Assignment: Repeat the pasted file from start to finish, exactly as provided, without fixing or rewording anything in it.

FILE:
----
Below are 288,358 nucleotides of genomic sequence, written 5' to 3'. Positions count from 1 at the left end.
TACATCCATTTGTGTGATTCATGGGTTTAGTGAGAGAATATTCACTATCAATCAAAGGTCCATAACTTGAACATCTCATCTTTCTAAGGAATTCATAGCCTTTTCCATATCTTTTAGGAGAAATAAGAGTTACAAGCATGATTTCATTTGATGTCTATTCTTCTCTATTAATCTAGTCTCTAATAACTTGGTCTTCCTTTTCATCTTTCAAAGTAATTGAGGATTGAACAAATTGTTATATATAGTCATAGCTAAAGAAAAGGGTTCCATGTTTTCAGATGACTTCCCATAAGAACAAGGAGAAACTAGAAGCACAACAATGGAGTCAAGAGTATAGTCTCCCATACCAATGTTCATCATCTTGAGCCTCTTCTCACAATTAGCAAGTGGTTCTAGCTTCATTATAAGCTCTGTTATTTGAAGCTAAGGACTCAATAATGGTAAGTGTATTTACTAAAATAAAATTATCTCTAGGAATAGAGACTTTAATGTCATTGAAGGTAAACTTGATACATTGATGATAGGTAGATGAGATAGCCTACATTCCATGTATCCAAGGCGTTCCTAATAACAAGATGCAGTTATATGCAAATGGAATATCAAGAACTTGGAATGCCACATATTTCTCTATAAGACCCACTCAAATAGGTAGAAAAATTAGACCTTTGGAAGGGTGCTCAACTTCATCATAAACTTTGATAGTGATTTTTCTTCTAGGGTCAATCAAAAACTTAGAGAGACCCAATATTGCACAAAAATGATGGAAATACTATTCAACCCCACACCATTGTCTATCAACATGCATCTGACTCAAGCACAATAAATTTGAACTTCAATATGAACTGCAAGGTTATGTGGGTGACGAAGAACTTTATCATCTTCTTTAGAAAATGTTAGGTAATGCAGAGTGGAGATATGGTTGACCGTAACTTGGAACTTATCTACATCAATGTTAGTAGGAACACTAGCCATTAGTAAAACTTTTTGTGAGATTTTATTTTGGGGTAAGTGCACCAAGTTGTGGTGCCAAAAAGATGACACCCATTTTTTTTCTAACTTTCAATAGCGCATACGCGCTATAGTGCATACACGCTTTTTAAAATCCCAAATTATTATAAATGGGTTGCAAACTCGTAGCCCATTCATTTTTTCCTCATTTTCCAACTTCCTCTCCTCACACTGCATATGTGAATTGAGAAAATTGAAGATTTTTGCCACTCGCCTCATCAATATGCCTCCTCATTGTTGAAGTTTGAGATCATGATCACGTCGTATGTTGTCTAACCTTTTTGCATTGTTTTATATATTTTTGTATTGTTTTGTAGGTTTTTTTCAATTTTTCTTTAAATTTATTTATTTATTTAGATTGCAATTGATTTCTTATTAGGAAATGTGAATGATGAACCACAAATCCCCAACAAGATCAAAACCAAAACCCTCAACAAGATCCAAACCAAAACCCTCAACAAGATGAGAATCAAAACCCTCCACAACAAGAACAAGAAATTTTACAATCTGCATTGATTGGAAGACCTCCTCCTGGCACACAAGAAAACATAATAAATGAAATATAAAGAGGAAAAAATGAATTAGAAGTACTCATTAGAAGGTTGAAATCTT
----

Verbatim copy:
Below are 288,358 nucleotides of genomic sequence, written 5' to 3'. Positions count from 1 at the left end.
TACATCCATTTGTGTGATTCATGGGTTTAGTGAGAGAATATTCACTATCAATCAAAGGTCCATAACTTGAACATCTCATCTTTCTAAGGAATTCATAGCCTTTTCCATATCTTTTAGGAGAAATAAGAGTTACAAGCATGATTTCATTTGATGTCTATTCTTCTCTATTAATCTAGTCTCTAATAACTTGGTCTTCCTTTTCATCTTTCAAAGTAATTGAGGATTGAACAAATTGTTATATATAGTCATAGCTAAAGAAAAGGGTTCCATGTTTTCAGATGACTTCCCATAAGAACAAGGAGAAACTAGAAGCACAACAATGGAGTCAAGAGTATAGTCTCCCATACCAATGTTCATCATCTTGAGCCTCTTCTCACAATTAGCAAGTGGTTCTAGCTTCATTATAAGCTCTGTTATTTGAAGCTAAGGACTCAATAATGGTAAGTGTATTTACTAAAATAAAATTATCTCTAGGAATAGAGACTTTAATGTCATTGAAGGTAAACTTGATACATTGATGATAGGTAGATGAGATAGCCTACATTCCATGTATCCAAGGCGTTCCTAATAACAAGATGCAGTTATATGCAAATGGAATATCAAGAACTTGGAATGCCACATATTTCTCTATAAGACCCACTCAAATAGGTAGAAAAATTAGACCTTTGGAAGGGTGCTCAACTTCATCATAAACTTTGATAGTGATTTTTCTTCTAGGGTCAATCAAAAACTTAGAGAGACCCAATATTGCACAAAAATGATGGAAATACTATTCAACCCCACACCATTGTCTATCAACATGCATCTGACTCAAGCACAATAAATTTGAACTTCAATATGAACTGCAAGGTTATGTGGGTGACGAAGAACTTTATCATCTTCTTTAGAAAATGTTAGGTAATGCAGAGTGGAGATATGGTTGACCGTAACTTGGAACTTATCTACATCAATGTTAGTAGGAACACTAGCCATTAGTAAAACTTTTTGTGAGATTTTATTTTGGGGTAAGTGCACCAAGTTGTGGTGCCAAAAAGATGACACCCATTTTTTTTCTAACTTTCAATAGCGCATACGCGCTATAGTGCATACACGCTTTTTAAAATCCCAAATTATTATAAATGGGTTGCAAACTCGTAGCCCATTCATTTTTTCCTCATTTTCCAACTTCCTCTCCTCACACTGCATATGTGAATTGAGAAAATTGAAGATTTTTGCCACTCGCCTCATCAATATGCCTCCTCATTGTTGAAGTTTGAGATCATGATCACGTCGTATGTTGTCTAACCTTTTTGCATTGTTTTATATATTTTTGTATTGTTTTGTAGGTTTTTTTCAATTTTTCTTTAAATTTATTTATTTATTTAGATTGCAATTGATTTCTTATTAGGAAATGTGAATGATGAACCACAAATCCCCAACAAGATCAAAACCAAAACCCTCAACAAGATCCAAACCAAAACCCTCAACAAGATGAGAATCAAAACCCTCCACAACAAGAACAAGAAATTTTACAATCTGCATTGATTGGAAGACCTCCTCCTGGCACACAAGAAAACATAATAAATGAAATATAAAGAGGAAAAAATGAATTAGAAGTACTCATTAGAAGGTTGAAATCTT